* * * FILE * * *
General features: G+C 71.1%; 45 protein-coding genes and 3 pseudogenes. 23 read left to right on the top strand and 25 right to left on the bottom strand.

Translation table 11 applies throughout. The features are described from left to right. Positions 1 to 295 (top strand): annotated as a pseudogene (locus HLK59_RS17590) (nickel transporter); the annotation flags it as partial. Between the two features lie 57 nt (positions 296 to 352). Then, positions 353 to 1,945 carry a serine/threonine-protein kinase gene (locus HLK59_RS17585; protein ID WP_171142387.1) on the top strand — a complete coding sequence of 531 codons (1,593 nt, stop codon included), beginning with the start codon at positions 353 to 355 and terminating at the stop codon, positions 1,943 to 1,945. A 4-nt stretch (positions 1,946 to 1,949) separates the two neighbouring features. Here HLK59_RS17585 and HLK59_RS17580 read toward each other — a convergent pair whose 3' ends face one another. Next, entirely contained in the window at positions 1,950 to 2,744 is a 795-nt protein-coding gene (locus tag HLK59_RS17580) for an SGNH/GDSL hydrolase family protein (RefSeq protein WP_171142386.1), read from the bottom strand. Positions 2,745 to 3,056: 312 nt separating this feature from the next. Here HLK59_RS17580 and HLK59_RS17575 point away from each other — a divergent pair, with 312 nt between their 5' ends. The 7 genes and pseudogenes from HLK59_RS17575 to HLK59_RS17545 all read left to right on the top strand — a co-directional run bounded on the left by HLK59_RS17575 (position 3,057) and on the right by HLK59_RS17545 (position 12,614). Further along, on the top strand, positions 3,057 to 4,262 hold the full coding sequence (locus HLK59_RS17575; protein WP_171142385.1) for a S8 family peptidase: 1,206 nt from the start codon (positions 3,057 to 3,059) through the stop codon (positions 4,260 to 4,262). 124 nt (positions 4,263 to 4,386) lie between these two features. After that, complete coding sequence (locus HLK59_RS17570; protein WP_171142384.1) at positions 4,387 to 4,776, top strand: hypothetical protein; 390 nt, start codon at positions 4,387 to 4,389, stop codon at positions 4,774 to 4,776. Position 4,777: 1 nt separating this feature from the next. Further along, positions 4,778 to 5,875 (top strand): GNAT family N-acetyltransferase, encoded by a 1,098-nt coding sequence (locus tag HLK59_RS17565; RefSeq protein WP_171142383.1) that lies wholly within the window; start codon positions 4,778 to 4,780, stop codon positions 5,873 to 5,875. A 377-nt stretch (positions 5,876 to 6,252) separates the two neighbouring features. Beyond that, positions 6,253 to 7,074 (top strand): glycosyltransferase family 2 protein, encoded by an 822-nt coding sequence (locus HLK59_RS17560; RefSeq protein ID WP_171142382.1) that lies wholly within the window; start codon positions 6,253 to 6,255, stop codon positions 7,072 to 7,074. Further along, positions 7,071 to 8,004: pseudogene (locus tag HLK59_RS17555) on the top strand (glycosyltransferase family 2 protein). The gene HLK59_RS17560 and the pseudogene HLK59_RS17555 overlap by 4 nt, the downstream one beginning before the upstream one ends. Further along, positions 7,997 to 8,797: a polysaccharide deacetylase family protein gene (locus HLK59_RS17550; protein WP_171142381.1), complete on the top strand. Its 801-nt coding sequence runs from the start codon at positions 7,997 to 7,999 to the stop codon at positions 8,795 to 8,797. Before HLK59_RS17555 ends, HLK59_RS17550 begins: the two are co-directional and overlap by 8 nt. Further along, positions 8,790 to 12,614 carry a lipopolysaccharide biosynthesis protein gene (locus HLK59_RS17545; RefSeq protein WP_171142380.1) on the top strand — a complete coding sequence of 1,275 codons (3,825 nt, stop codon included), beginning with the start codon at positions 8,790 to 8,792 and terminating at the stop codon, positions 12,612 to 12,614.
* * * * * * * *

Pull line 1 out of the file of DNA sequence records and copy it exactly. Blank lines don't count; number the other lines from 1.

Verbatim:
General features: G+C 71.1%; 45 protein-coding genes and 3 pseudogenes. 23 read left to right on the top strand and 25 right to left on the bottom strand.